The global garment industry has the potential to contribute to job-rich growth, which is well-recognized as a key element for recovery from recent global shocks and to a human-centred future of work. At the same time, if the millions of jobs in this sector are not decent and well regulated, workers risk exploitative conditions that keep them further from social and economic development. Better Work, a joint initiative of the International Labour Organization (ILO) and the International Finance Corporation (IFC), works in 12 garment producing countries to raise compliance with international labour standards and national laws, while also improving the competitiveness of participating firms. It combines compliance assessments in factories with advisory services and training at the factory and industry levels. The programme focuses on communication and social dialogue both at the workplace and sector-wide to support its dual aims. As the ILO’s flagship programme for the garment industry, Better Work builds on the Organization’s tripartite structure of engagement with national governments, employers’ organizations and workers’ organizations, and it combines this with a strong partnership with global supply chain actors, such as global brands, retailers, and global manufacturers. The ILO’s convening role, and expertise in the sector, can be leveraged in conjunction with government agencies and labour inspectorates, employers’ associations and trade unions, as well as firms in the supply chain in order to build their capacity, facilitate and strengthen social dialogue, promote the gradual transition to formality and help build resilience through stronger systems of social protection.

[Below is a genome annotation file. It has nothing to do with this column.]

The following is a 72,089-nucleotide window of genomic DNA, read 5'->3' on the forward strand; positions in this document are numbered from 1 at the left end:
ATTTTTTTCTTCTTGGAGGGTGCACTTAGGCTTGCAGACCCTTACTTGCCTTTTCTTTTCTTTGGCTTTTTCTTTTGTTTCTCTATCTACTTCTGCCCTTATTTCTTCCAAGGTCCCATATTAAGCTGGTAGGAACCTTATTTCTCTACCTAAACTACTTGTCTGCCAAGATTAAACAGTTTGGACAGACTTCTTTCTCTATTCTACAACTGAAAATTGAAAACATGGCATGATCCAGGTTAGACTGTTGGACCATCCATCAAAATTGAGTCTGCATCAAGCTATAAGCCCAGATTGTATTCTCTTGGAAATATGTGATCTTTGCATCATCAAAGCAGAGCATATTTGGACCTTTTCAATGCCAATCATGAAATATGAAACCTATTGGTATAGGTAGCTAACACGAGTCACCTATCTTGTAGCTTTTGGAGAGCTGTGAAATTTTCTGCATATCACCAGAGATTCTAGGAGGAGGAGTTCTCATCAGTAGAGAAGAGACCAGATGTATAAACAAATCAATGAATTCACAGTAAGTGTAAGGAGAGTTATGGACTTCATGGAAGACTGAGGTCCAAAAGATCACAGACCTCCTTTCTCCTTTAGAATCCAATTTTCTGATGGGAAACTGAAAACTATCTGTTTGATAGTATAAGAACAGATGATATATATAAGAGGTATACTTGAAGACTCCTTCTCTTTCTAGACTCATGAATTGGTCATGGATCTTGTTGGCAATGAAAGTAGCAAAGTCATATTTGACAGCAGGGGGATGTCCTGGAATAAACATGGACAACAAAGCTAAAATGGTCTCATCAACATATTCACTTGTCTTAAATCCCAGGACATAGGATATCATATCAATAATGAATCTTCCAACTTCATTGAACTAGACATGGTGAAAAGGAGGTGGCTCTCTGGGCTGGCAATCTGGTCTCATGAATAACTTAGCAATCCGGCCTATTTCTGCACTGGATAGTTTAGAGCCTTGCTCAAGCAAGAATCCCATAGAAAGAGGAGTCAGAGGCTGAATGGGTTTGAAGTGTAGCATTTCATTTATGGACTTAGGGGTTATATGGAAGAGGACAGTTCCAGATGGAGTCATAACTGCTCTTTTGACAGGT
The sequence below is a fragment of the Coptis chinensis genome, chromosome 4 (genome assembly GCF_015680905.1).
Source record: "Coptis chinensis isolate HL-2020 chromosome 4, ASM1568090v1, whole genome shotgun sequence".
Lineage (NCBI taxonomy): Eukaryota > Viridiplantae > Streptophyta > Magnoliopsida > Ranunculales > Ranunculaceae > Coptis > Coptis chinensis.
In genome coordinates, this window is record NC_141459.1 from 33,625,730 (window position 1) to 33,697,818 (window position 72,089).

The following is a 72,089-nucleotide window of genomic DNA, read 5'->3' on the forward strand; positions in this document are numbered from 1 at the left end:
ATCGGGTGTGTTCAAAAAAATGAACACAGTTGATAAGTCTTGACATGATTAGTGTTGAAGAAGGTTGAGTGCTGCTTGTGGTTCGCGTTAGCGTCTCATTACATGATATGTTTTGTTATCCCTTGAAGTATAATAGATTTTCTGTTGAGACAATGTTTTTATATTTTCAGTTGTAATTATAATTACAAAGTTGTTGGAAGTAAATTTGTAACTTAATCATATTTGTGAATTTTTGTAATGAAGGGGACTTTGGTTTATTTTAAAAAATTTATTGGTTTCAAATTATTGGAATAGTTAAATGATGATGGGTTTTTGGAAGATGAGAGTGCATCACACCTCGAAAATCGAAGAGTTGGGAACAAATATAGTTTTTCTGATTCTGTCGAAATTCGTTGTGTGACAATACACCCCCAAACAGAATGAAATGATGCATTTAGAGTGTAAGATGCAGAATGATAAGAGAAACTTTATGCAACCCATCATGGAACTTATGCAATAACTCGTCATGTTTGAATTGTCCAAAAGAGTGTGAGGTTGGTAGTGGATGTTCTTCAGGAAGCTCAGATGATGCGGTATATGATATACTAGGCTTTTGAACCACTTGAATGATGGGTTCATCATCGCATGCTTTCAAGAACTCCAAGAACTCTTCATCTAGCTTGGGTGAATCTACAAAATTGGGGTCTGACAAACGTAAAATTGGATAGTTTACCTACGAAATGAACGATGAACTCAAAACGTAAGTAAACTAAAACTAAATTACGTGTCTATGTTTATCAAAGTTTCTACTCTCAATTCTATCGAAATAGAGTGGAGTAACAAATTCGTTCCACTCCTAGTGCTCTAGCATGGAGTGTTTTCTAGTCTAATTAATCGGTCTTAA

Since the early stages of the programme, Better Work has invested in impact evaluation research to identify the causal impact of the programme’s activities in the global garment sector on working conditions, firm performance, and the socioeconomic status of workers and their families. Impact evaluations identified and quantified the positive outcomes driven by Better Work in workers’ lives, within and outside the workplace, and in businesses’ productivity and profitability.
Key development partners to Better Work are (in alphabetical order):
Australia (Department of Foreign Affairs and Trade, DFAT)
Denmark (Ministry of Foreign Affairs, Danida)
European Commission (Department for International Partnerships, INTPA)
Germany (Federal Ministry for Economic Cooperation and Development, BMZ)
Netherlands (Ministry of Foreign Affairs, MFA)
Switzerland (State Secretariat for Economic Affairs, SECO)
United States (US Department of Labor, USDOL)